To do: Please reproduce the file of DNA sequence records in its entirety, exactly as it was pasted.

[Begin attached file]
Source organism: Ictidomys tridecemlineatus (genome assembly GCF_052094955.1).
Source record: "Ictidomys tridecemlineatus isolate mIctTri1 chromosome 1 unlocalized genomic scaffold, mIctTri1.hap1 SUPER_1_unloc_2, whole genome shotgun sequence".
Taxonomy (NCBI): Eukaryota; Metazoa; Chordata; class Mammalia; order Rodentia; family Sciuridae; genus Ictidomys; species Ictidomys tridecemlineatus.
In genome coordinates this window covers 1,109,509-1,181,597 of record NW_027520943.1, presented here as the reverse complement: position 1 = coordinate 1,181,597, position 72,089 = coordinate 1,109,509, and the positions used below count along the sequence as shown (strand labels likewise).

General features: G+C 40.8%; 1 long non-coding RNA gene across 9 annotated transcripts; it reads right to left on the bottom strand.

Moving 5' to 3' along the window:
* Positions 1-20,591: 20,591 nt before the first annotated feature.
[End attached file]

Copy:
Source organism: Ictidomys tridecemlineatus (genome assembly GCF_052094955.1).
Source record: "Ictidomys tridecemlineatus isolate mIctTri1 chromosome 1 unlocalized genomic scaffold, mIctTri1.hap1 SUPER_1_unloc_2, whole genome shotgun sequence".
Taxonomy (NCBI): Eukaryota; Metazoa; Chordata; class Mammalia; order Rodentia; family Sciuridae; genus Ictidomys; species Ictidomys tridecemlineatus.
In genome coordinates this window covers 1,109,509-1,181,597 of record NW_027520943.1, presented here as the reverse complement: position 1 = coordinate 1,181,597, position 72,089 = coordinate 1,109,509, and the positions used below count along the sequence as shown (strand labels likewise).

General features: G+C 40.8%; 1 long non-coding RNA gene across 9 annotated transcripts; it reads right to left on the bottom strand.

Moving 5' to 3' along the window:
* Positions 1-20,591: 20,591 nt before the first annotated feature.